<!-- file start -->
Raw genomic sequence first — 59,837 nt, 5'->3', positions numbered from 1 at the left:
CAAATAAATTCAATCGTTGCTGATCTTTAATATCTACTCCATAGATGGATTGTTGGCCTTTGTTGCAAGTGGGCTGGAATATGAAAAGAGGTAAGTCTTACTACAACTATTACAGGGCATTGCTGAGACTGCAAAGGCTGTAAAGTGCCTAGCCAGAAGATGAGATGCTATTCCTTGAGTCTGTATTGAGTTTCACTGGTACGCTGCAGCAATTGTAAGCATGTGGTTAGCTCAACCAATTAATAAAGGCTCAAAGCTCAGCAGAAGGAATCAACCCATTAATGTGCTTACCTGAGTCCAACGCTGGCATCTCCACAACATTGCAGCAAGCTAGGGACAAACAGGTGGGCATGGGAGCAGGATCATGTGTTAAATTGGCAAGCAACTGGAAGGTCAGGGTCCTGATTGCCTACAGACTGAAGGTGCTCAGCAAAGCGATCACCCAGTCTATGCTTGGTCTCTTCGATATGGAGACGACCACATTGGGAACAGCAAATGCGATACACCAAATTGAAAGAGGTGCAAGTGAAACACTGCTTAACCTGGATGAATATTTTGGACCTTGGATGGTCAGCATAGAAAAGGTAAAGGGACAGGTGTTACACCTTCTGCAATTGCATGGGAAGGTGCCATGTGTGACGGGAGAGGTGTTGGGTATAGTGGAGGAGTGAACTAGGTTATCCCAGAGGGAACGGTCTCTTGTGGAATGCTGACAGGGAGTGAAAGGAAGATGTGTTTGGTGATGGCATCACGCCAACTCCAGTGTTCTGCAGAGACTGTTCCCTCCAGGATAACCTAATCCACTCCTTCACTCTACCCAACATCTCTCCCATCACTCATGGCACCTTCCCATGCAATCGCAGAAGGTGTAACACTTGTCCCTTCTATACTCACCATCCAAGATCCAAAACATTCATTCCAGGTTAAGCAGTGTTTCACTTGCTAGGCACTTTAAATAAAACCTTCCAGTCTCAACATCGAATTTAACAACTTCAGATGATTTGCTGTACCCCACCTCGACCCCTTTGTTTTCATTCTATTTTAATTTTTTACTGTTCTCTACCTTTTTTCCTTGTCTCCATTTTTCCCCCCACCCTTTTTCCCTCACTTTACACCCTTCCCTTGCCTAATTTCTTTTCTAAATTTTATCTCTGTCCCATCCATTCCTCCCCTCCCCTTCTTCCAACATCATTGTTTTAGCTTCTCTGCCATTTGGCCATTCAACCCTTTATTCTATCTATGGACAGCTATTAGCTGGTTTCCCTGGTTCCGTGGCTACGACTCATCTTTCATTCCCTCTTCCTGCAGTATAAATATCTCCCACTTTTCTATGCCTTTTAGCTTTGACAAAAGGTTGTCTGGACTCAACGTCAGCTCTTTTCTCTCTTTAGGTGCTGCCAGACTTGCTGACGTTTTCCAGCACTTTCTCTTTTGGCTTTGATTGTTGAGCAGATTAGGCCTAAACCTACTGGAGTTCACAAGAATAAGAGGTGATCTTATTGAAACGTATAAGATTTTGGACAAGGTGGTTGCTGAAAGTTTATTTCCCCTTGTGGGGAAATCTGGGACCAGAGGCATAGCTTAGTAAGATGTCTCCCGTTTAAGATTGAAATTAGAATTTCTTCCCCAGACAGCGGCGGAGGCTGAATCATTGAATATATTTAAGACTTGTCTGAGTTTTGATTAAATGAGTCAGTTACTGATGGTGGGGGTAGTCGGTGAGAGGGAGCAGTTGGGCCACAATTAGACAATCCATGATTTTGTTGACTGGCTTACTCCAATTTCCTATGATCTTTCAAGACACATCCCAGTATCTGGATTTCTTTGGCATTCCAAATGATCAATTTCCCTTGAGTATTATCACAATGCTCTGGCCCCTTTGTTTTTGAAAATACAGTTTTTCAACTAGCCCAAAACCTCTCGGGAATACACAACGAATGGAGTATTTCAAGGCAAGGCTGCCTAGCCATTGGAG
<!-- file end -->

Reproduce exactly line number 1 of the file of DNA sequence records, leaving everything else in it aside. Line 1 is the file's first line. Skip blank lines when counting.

Raw genomic sequence first — 59,837 nt, 5'->3', positions numbered from 1 at the left: